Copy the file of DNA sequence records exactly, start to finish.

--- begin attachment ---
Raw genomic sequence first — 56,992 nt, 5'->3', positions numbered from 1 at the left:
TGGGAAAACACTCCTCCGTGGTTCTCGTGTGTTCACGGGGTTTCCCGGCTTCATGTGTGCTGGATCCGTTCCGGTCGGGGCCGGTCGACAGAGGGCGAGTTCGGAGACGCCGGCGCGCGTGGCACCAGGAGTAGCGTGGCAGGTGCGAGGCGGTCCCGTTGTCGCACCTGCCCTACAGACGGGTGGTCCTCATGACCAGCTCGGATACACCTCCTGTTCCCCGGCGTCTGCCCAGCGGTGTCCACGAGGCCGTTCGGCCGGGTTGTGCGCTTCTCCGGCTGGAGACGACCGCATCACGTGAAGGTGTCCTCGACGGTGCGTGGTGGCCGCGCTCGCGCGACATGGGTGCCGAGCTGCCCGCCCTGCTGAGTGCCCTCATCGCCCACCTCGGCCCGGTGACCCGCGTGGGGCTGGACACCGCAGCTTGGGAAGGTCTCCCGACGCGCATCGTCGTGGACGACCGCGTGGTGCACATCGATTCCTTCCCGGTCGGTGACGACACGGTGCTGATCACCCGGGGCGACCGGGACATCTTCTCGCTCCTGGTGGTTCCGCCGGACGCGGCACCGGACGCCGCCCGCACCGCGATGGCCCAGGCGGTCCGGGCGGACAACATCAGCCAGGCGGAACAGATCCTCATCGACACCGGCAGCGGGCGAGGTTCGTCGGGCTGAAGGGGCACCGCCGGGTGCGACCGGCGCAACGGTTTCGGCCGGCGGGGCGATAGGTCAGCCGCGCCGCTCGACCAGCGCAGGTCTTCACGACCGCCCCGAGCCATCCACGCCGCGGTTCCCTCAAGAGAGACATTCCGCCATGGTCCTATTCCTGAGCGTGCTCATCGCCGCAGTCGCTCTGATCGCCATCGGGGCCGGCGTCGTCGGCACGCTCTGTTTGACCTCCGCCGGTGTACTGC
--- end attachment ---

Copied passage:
Raw genomic sequence first — 56,992 nt, 5'->3', positions numbered from 1 at the left:
TGGGAAAACACTCCTCCGTGGTTCTCGTGTGTTCACGGGGTTTCCCGGCTTCATGTGTGCTGGATCCGTTCCGGTCGGGGCCGGTCGACAGAGGGCGAGTTCGGAGACGCCGGCGCGCGTGGCACCAGGAGTAGCGTGGCAGGTGCGAGGCGGTCCCGTTGTCGCACCTGCCCTACAGACGGGTGGTCCTCATGACCAGCTCGGATACACCTCCTGTTCCCCGGCGTCTGCCCAGCGGTGTCCACGAGGCCGTTCGGCCGGGTTGTGCGCTTCTCCGGCTGGAGACGACCGCATCACGTGAAGGTGTCCTCGACGGTGCGTGGTGGCCGCGCTCGCGCGACATGGGTGCCGAGCTGCCCGCCCTGCTGAGTGCCCTCATCGCCCACCTCGGCCCGGTGACCCGCGTGGGGCTGGACACCGCAGCTTGGGAAGGTCTCCCGACGCGCATCGTCGTGGACGACCGCGTGGTGCACATCGATTCCTTCCCGGTCGGTGACGACACGGTGCTGATCACCCGGGGCGACCGGGACATCTTCTCGCTCCTGGTGGTTCCGCCGGACGCGGCACCGGACGCCGCCCGCACCGCGATGGCCCAGGCGGTCCGGGCGGACAACATCAGCCAGGCGGAACAGATCCTCATCGACACCGGCAGCGGGCGAGGTTCGTCGGGCTGAAGGGGCACCGCCGGGTGCGACCGGCGCAACGGTTTCGGCCGGCGGGGCGATAGGTCAGCCGCGCCGCTCGACCAGCGCAGGTCTTCACGACCGCCCCGAGCCATCCACGCCGCGGTTCCCTCAAGAGAGACATTCCGCCATGGTCCTATTCCTGAGCGTGCTCATCGCCGCAGTCGCTCTGATCGCCATCGGGGCCGGCGTCGTCGGCACGCTCTGTTTGACCTCCGCCGGTGTACTGC